The applicant (H) applied to set aside a default judgment that had been entered against him in favour of the respondents, his former company (C) and its liquidator.
H had been C's sole director and shareholder. Following liquidation, C's liquidator had filed the instant claim against him alleging that he had breached his duties as a director and had engaged in VAT fraud. H failed to defend and C and the liquidator obtained a default judgment. H conceded that he did not have a real prospect of successfully defending the claim which could justify setting aside the default judgment under CPR r.13.3(1)(a).
H argued that the judgment should be set aside under r.13.3(1)(b) because: (1) a spreadsheet created by Her Majesty's Revenue and Customs regarding the management of C's finances did not show what C and the liquidator claimed it did; (2) he should be entitled to deny allegations of dishonesty under oath from the witness box.
(1) H's submission that the spreadsheet should be interpreted in a certain way required expert evidence on the relationship between the spreadsheet's 18 columns. The submissions of counsel regarding the meaning of the spreadsheet were no substitute for expert evidence, and even if they were, they did not undermine other elements of C's case. (2) It was accepted that at a trial where a defendant gave evidence, allegations of dishonesty would have to be put to him. However, a defendant was not necessarily required to give evidence, and there would not be a trial in a case where there had been a judgment prior to trial. The suggestion that there had to be a trial in the event of serious allegations was contrary to r.13.3(1), which recognised the court's discretion, and r.12.2 and r.12.3, which did not except serious cases from default judgments. The wording of r.13.3(1)(b) was that there might be some good reason to set aside a default judgment other than a real prospect of successfully defending against the claim. However, the reason had to be good. A claimant should not be denied the benefit of his or her judgment on a whim. There had to be a useful purpose of setting aside the judgment. H was in effect saying that he might be able to successfully defend the claim if he had more time to examine the documents and give evidence from the witness box. That was fanciful. Moreover, his challenge to the spreadsheet did not begin to throw doubt on many of the aspects of the claim against him. So not only was there not presently a real prospect of successfully defending the claim, but there was also no likelihood that, if the application were acceded to, H would ever be able to demonstrate a real prospect of success. There was no good reason to set aside the default judgment.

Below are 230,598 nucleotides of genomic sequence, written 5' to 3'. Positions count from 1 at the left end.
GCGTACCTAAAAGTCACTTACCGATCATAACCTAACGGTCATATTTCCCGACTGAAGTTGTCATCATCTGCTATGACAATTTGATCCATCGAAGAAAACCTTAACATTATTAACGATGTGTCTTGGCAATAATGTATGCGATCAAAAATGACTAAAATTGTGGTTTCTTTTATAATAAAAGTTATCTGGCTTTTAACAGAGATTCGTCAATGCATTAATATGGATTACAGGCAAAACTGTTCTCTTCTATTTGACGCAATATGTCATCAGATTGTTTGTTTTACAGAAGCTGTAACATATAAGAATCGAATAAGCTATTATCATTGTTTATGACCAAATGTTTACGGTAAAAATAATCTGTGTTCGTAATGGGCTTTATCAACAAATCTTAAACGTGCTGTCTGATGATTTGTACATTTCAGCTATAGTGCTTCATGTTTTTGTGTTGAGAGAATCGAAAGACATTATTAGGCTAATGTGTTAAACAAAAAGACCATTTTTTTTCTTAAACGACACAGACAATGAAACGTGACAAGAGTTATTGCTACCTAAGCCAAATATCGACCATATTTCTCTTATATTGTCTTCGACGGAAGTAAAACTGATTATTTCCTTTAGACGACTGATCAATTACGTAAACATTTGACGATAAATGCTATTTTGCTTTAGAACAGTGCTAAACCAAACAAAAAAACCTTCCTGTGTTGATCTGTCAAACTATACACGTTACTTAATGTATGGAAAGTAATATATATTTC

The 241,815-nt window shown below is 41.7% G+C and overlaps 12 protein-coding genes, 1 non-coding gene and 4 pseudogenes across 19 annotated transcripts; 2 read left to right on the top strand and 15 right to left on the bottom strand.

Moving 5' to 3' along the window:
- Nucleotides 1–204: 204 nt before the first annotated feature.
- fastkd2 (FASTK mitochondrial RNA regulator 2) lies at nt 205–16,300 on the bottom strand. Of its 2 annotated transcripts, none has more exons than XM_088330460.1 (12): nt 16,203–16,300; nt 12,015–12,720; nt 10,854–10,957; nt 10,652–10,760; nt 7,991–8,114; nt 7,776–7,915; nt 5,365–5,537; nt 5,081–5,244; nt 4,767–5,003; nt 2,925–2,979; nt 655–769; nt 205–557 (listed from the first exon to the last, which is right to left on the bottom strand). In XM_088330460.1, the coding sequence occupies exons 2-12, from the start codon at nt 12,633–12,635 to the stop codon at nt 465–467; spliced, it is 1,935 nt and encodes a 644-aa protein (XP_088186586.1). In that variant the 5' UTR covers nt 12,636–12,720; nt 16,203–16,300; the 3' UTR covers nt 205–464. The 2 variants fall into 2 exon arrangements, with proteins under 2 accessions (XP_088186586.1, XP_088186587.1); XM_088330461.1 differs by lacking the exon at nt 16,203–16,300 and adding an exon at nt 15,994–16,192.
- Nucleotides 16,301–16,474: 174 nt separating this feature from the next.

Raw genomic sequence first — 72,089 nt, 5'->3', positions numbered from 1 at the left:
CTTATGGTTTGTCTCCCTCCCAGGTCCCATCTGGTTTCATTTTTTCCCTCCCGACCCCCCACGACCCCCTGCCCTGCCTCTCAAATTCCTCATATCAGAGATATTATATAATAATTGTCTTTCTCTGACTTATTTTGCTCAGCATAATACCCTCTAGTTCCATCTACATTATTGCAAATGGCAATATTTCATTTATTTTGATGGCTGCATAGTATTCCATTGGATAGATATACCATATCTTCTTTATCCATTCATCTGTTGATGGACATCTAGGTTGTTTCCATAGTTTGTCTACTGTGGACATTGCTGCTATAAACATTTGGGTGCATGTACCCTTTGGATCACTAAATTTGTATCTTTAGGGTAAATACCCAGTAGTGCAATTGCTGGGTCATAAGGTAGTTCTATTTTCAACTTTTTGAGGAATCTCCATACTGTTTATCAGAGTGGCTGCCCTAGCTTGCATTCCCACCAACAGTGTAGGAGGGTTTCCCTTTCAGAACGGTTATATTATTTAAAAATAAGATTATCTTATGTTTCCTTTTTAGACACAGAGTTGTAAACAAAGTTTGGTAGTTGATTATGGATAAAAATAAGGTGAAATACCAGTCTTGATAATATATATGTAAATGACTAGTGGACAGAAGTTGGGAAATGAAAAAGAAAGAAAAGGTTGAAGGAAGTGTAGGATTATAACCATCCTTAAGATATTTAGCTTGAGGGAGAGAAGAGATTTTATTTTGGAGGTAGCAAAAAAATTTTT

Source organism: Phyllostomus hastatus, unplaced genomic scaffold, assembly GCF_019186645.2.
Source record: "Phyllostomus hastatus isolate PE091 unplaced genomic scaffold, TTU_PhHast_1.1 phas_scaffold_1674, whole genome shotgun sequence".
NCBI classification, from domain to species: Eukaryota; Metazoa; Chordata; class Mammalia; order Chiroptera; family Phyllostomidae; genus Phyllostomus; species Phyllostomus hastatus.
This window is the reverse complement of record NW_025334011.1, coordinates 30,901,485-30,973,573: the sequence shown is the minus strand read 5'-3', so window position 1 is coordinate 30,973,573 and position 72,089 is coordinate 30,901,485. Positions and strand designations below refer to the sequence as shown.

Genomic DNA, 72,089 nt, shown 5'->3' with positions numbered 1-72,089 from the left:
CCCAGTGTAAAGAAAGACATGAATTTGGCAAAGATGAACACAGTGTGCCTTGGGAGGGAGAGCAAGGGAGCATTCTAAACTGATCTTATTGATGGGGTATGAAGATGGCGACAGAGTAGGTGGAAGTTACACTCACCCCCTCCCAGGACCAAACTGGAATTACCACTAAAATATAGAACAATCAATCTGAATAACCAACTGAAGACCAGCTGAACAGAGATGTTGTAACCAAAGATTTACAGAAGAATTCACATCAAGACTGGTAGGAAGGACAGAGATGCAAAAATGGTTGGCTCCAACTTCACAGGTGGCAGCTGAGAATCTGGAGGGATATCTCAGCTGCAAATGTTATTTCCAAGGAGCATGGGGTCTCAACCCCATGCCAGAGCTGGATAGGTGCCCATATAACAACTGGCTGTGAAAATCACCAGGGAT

A default judgment would not be set aside under CPR r.13.3(1)(b) where there was no useful purpose to doing so and there was no likelihood that the defendant would ever be able to demonstrate a real prospect of successfully defending the claim.